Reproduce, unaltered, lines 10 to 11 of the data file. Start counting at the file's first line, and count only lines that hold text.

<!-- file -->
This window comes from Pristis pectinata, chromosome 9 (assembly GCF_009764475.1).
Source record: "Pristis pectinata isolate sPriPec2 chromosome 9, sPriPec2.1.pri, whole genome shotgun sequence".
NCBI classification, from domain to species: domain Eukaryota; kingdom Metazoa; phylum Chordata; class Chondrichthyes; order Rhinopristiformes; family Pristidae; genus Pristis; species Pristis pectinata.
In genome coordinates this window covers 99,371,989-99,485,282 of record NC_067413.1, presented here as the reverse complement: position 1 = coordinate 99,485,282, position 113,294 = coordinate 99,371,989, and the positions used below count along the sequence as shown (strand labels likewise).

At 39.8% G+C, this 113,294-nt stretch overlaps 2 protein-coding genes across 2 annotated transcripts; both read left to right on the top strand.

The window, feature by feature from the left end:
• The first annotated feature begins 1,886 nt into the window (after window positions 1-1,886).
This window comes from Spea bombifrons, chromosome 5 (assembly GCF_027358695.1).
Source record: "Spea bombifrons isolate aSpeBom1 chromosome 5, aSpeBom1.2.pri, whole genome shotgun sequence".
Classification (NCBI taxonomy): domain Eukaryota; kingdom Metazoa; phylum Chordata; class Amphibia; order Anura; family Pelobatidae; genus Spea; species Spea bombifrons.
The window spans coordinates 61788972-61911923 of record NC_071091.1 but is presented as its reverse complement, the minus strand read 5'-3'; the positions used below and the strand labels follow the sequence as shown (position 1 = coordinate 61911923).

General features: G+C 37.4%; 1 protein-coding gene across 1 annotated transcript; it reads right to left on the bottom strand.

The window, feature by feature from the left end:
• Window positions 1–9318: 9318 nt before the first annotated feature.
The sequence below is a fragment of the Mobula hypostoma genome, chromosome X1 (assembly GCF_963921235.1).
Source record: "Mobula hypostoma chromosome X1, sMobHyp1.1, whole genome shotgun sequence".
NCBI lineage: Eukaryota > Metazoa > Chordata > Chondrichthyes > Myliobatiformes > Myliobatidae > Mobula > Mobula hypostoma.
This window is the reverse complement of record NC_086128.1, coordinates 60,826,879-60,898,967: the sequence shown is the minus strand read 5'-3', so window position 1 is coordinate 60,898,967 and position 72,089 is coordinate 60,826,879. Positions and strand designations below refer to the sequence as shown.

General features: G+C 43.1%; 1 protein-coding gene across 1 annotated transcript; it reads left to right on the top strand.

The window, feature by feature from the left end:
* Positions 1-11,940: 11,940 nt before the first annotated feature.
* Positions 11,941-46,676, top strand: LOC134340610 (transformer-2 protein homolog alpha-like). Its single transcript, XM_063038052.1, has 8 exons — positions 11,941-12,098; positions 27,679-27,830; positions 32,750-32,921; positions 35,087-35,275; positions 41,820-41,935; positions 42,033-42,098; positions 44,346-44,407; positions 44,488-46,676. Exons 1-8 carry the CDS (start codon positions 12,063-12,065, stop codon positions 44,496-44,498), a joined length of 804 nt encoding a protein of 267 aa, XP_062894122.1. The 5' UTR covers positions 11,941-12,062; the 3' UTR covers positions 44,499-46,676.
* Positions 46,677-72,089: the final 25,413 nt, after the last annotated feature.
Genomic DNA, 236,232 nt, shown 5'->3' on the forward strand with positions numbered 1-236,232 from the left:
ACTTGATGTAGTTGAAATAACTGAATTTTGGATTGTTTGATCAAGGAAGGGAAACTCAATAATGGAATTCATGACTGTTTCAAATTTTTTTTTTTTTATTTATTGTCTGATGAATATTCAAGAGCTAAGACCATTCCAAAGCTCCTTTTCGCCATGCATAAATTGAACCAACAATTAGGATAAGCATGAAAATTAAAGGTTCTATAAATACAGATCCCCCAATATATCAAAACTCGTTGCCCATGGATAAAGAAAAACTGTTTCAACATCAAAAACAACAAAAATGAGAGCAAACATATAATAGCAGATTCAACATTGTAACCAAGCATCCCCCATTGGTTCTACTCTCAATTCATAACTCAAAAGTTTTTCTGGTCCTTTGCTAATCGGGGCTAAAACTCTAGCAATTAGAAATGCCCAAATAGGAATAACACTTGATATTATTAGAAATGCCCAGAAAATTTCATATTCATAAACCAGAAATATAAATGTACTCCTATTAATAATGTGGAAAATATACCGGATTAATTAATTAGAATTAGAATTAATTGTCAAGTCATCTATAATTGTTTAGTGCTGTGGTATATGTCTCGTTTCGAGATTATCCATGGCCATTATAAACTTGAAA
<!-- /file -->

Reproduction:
Classification (NCBI taxonomy): domain Eukaryota; kingdom Metazoa; phylum Chordata; class Amphibia; order Anura; family Pelobatidae; genus Spea; species Spea bombifrons.
The window spans coordinates 61788972-61911923 of record NC_071091.1 but is presented as its reverse complement, the minus strand read 5'-3'; the positions used below and the strand labels follow the sequence as shown (position 1 = coordinate 61911923).